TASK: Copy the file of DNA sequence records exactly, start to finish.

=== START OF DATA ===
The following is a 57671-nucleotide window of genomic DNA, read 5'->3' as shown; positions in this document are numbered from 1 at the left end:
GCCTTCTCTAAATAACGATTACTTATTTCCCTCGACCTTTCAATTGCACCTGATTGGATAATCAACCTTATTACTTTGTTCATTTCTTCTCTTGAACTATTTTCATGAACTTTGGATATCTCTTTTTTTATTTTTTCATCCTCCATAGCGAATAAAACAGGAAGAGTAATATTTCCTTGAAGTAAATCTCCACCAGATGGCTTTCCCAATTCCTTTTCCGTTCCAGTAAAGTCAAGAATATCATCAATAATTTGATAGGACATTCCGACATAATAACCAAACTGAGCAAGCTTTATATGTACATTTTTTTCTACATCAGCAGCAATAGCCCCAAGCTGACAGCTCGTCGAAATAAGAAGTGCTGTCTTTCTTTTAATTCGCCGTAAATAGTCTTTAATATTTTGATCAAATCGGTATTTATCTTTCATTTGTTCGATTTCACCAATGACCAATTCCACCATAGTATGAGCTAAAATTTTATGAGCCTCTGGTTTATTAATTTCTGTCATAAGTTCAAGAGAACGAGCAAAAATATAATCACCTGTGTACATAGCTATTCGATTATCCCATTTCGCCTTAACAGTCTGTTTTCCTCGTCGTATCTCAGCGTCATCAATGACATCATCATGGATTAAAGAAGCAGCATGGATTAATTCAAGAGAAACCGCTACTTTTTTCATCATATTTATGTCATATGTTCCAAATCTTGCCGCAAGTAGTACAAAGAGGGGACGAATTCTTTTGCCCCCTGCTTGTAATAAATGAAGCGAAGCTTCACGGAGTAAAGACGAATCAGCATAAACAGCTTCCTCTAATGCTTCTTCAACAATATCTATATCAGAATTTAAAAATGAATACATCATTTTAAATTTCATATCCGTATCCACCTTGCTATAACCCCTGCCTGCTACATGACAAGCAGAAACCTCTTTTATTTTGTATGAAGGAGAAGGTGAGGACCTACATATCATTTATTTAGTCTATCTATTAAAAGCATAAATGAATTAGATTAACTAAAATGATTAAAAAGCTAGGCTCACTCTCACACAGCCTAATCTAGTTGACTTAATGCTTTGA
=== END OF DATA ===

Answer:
The following is a 57671-nucleotide window of genomic DNA, read 5'->3' as shown; positions in this document are numbered from 1 at the left end:
GCCTTCTCTAAATAACGATTACTTATTTCCCTCGACCTTTCAATTGCACCTGATTGGATAATCAACCTTATTACTTTGTTCATTTCTTCTCTTGAACTATTTTCATGAACTTTGGATATCTCTTTTTTTATTTTTTCATCCTCCATAGCGAATAAAACAGGAAGAGTAATATTTCCTTGAAGTAAATCTCCACCAGATGGCTTTCCCAATTCCTTTTCCGTTCCAGTAAAGTCAAGAATATCATCAATAATTTGATAGGACATTCCGACATAATAACCAAACTGAGCAAGCTTTATATGTACATTTTTTTCTACATCAGCAGCAATAGCCCCAAGCTGACAGCTCGTCGAAATAAGAAGTGCTGTCTTTCTTTTAATTCGCCGTAAATAGTCTTTAATATTTTGATCAAATCGGTATTTATCTTTCATTTGTTCGATTTCACCAATGACCAATTCCACCATAGTATGAGCTAAAATTTTATGAGCCTCTGGTTTATTAATTTCTGTCATAAGTTCAAGAGAACGAGCAAAAATATAATCACCTGTGTACATAGCTATTCGATTATCCCATTTCGCCTTAACAGTCTGTTTTCCTCGTCGTATCTCAGCGTCATCAATGACATCATCATGGATTAAAGAAGCAGCATGGATTAATTCAAGAGAAACCGCTACTTTTTTCATCATATTTATGTCATATGTTCCAAATCTTGCCGCAAGTAGTACAAAGAGGGGACGAATTCTTTTGCCCCCTGCTTGTAATAAATGAAGCGAAGCTTCACGGAGTAAAGACGAATCAGCATAAACAGCTTCCTCTAATGCTTCTTCAACAATATCTATATCAGAATTTAAAAATGAATACATCATTTTAAATTTCATATCCGTATCCACCTTGCTATAACCCCTGCCTGCTACATGACAAGCAGAAACCTCTTTTATTTTGTATGAAGGAGAAGGTGAGGACCTACATATCATTTATTTAGTCTATCTATTAAAAGCATAAATGAATTAGATTAACTAAAATGATTAAAAAGCTAGGCTCACTCTCACACAGCCTAATCTAGTTGACTTAATGCTTTGA